I'm happy I'm in the band I'm in because I think we're really
good, but when I think about music in general, it feels as if
there's a drought. That's why we have to prove we can do it
Sam's Town (Universal) out Saturday. The Killers will be
announced next week as part of the 2007 Big Day Out line-up.
Flowers finds The Boss is Petty good
Between albums, Brandon Flowers discovered Bruce Springsteen and
"I'm a believer," Flowers says of discovering The Boss
"You always hear jokes like 'If he's the Boss I quit', stuff
like that. I didn't really know how important he is, how good he
is. He's so inspirational.
"You just believe every syllable that comes out of his mouth.
With Morrissey you don't know if he's telling a story or messing
with you. I like the directness of Bruce just singing his guts
Flowers says he bought Springsteen's entire back catalogue; he
has most recently pored through Darkness on the Edge of Town.
"I just fell in love with some of this music I'd known about but
didn't own," Flowers says.
"I had the greatest hits, but I didn't realise how good some of
the stuff I was missing out on was. These were albums people
knew about but I didn't, and I should have. I fell in love with
Thunder Road from Born to Run and it just made me
think, 'What else has he got? He wrote that when he was 24 or
25, so there has to be some other stuff'. And of course, there
"It's just nice to find something I love that much at this age.
I felt as if I was a young kid again, It didn't feel any
different from when I got (the Smiths') Louder Than Bombs,
when I got Greetings From Asbury Park, it was the same
type of excitement.
"I'd play songs over and over, hit the rewind button, hear it
again. It was real exciting for me."
The Boss had a direct influence on Sam's Town.
"Not that we sound like Born to Run, but it's a nice new
ingredient to our sound. I still want to sound like me, I want
us to sound like the Killers, but it's made me look at things
differently. I'd been listening to British bands for 12 years,
so it was a real breath of fresh air to me. I think it's
definitely shown its face on this album."
Talk of the town: The Killers' Sam's Town
by Cameron Adams
On first listen, you'll want to love Sam's Town more than
you actually will. Persevere and those initial feelings of being
underwhelmed are blown away by a strong, strident and
stadium-read second album.
Dramatic mini-epic; familiar synths and driving pop kick in when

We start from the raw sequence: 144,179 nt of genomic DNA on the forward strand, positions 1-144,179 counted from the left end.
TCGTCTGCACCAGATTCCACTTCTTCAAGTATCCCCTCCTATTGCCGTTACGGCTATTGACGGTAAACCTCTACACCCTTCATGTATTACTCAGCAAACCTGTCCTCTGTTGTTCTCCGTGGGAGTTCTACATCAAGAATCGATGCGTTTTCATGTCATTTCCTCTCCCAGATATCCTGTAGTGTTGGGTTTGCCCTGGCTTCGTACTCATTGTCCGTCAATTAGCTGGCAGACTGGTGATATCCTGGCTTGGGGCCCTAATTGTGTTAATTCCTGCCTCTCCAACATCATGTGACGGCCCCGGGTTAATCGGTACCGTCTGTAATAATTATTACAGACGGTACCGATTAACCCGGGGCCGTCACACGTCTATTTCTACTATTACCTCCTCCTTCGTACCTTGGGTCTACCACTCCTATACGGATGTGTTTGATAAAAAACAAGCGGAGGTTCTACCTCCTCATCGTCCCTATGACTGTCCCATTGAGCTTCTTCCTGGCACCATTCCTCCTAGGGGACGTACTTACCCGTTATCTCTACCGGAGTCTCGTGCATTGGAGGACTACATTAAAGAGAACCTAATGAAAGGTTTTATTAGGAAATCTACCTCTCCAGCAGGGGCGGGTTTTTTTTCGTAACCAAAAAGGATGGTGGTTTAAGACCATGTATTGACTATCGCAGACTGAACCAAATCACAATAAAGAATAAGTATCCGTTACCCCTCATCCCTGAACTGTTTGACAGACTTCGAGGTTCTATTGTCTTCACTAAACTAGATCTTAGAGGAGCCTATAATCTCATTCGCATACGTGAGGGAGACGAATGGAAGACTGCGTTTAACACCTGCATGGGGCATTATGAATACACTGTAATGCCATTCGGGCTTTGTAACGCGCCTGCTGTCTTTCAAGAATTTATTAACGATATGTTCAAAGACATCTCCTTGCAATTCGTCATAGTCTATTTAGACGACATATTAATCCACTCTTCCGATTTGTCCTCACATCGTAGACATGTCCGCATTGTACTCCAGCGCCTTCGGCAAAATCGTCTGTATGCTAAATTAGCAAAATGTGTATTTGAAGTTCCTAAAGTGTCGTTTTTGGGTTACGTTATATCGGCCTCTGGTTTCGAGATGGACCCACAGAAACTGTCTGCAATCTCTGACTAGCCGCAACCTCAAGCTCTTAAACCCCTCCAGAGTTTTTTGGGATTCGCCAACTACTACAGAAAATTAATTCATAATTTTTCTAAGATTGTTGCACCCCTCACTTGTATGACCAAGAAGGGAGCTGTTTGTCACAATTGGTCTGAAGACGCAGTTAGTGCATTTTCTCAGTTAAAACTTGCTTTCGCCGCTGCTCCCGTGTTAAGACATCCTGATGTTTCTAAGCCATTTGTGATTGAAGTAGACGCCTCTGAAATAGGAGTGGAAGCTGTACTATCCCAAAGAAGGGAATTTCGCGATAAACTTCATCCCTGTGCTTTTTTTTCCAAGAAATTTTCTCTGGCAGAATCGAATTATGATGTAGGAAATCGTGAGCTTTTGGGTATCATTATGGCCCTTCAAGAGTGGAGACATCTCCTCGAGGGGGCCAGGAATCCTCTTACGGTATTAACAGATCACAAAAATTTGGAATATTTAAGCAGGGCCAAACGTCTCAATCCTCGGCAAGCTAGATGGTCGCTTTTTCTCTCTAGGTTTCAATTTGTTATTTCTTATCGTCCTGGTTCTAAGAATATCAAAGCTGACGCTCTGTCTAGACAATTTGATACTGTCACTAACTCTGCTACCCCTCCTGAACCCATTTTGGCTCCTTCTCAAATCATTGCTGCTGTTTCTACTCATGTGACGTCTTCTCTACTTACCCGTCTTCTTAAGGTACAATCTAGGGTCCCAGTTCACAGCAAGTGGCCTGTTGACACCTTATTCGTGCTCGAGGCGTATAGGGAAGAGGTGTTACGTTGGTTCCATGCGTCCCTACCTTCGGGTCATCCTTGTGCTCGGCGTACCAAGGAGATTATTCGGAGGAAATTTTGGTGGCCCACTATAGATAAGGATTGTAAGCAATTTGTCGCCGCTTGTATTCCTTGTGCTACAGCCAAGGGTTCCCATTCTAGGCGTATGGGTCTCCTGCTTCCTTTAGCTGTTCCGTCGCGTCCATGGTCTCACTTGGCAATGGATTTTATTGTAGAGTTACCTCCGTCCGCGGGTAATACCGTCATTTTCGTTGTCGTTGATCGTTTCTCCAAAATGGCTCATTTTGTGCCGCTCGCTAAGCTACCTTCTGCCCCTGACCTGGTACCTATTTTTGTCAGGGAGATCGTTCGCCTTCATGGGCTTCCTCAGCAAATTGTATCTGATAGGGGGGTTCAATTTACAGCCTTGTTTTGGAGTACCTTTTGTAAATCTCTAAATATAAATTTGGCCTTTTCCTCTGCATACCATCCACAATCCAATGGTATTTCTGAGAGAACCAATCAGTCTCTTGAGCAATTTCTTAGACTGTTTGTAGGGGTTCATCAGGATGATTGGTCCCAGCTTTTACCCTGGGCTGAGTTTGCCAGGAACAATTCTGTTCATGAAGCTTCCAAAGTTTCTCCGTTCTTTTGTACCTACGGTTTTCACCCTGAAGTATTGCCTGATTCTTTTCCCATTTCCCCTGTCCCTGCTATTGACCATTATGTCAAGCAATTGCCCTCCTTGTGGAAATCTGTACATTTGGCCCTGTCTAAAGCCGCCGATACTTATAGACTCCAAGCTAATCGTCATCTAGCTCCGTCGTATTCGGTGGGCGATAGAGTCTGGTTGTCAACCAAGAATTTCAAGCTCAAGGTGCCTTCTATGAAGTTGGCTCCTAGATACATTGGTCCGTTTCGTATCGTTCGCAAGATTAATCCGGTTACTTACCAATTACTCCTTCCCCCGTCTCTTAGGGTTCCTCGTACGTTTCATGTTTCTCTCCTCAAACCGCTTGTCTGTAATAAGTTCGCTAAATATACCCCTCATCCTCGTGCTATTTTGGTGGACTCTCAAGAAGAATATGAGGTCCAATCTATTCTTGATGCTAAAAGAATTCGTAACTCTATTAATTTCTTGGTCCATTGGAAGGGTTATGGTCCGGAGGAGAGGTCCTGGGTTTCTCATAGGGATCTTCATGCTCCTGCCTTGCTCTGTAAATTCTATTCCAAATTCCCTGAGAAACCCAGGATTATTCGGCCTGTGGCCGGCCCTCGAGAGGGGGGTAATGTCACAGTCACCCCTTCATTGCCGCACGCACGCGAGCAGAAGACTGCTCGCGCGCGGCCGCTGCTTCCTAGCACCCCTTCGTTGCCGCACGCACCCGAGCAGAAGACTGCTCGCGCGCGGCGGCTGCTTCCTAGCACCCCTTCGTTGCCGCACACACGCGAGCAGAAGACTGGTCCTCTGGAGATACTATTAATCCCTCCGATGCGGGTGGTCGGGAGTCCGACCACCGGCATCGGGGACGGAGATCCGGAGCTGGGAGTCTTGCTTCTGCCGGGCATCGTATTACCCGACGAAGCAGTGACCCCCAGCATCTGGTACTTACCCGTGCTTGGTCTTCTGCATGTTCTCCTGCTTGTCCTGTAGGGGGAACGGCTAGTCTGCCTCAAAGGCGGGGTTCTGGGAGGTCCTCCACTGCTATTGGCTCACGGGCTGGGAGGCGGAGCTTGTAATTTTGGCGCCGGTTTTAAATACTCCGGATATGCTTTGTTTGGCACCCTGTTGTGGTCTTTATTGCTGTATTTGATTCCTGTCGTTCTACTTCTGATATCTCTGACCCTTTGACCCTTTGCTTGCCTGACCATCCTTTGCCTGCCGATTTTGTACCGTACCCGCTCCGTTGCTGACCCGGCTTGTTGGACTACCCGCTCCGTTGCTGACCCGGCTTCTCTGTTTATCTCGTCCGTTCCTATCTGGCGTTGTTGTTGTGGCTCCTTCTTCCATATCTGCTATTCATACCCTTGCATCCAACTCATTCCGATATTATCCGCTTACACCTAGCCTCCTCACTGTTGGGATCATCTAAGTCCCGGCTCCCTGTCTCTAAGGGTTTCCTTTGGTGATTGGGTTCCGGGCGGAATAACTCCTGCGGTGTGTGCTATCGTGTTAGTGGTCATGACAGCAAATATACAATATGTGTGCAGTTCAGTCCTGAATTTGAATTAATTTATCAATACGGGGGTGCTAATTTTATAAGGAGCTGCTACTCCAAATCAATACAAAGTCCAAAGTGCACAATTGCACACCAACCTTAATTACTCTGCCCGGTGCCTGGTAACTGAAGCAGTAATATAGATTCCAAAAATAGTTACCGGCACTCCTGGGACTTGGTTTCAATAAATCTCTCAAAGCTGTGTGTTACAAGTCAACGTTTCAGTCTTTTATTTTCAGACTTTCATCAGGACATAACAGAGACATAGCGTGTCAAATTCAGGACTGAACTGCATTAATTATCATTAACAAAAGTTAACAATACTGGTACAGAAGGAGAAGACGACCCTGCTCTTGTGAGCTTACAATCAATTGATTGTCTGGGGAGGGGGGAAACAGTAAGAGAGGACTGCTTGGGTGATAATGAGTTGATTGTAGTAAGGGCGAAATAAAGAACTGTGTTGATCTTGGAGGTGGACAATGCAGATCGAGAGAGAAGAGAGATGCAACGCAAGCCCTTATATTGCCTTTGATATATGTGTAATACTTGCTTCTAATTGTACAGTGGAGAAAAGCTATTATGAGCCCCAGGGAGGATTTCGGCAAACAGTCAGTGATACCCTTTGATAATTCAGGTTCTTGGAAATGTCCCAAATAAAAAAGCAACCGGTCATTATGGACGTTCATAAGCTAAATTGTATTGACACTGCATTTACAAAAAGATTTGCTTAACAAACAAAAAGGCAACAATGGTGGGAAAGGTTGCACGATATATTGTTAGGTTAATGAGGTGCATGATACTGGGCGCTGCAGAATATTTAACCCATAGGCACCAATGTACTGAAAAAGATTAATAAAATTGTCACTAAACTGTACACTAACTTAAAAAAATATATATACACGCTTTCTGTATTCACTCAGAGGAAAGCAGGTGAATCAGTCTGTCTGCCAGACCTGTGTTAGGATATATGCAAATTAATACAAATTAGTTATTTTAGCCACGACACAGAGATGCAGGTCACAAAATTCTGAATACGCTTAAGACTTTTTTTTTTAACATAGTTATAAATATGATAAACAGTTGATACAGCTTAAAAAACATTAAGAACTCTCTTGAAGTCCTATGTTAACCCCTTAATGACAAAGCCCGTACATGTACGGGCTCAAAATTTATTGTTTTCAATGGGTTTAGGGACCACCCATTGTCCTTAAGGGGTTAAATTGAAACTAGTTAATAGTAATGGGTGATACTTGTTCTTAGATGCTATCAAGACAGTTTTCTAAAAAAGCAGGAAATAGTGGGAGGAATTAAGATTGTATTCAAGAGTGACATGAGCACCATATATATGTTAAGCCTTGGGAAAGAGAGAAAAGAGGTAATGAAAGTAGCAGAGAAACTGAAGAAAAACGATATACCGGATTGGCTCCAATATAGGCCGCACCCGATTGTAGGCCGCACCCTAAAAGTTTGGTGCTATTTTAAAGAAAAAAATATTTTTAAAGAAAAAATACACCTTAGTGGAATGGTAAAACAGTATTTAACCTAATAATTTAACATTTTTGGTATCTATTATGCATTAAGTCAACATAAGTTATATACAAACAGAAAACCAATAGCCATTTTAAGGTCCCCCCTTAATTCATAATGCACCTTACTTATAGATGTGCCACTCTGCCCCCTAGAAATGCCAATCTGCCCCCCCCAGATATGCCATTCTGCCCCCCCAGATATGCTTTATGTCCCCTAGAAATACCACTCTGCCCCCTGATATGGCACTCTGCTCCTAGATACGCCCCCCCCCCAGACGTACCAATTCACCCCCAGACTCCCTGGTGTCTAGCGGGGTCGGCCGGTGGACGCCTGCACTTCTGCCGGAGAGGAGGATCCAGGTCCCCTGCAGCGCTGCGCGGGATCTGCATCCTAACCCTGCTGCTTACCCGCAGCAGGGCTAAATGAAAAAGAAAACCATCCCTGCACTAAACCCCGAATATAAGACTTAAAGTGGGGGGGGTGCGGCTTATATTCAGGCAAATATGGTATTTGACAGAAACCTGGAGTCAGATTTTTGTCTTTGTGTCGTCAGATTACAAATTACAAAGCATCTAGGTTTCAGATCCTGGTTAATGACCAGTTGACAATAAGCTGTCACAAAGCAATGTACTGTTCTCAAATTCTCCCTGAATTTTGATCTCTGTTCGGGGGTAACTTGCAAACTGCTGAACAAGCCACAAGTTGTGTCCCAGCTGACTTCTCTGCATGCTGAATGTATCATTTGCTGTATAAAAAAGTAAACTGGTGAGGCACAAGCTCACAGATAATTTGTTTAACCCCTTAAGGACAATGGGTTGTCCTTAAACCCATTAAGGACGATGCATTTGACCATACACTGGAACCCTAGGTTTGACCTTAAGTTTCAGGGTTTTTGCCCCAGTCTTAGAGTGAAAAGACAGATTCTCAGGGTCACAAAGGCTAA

you get your first taste of Brandon Flowers' new Broooce-inspired
lyrics. It's out with androgynous girlfriends and in with
brothers born on the Fourth of July and grandmas called Dixie.
When You Were Young
Flowers claims it "shreds" Mr Brightside. It doesn't, but
it proves the Killers finally have a bit of hair on their chests
and not just the new communal growth on their chins and top
lips. Listening to all that vintage Springsteen paid off; this
is just waiting for stadium audiences to pump their fists along
Bling (Confessions of a King)
Magnificent: a pounding tale of "running with the devil" on "the
land of the free ride". The chorus gives you a power rush a la
mid-80s U2. Again, purpose-built for stadiums.
For Reasons Unknown
Nothing new here, but saved by a chorus in which Flowers kicks
the voice up a notch or five.
Read My Mind
Deceptive at first, live with this and you realise it's amazing.
Various influences ('80s synth, New Order bass, U2 riffage,
lyrics about "two-star towns") build up (and up and up) into a
killer Killers triumph.
Excellent. Driving bass and piercing guitar tell the dark tale
of Flowers' cocaine-snorting uncle who killed himself. "He's
convinced himself right in his brain that it help to take away
the pain," Flowers says of his late uncle's chemical habit.
Just when you think things can't get better, the album's most
poptastic moment surfaces. As ever, there's a twist -
Morrissey-like verses with bluster and brass, then an immense
chorus: "Don't you want to feel my bones on your bones? It's
only natural..." Global hit-in-waiting.
Low-key ballad liable to be skipped on iPods the world over.
This River Is Wild
Good, but Killers-by-numbers saved by the intense last minute.
Why Do I Keep Counting?
Grand finale that doesn't quite ignite; Killers go Queen.
Where the White Boys Dance
A bonus track? Madness. Well, actually more like early Duran
Duran - cool, dark funk.
The verdict: a clever mixture of what they do best with
several new directions, this is the sound of Brandon Flowers
putting his money were his big mouth is.
4 stars out of 5.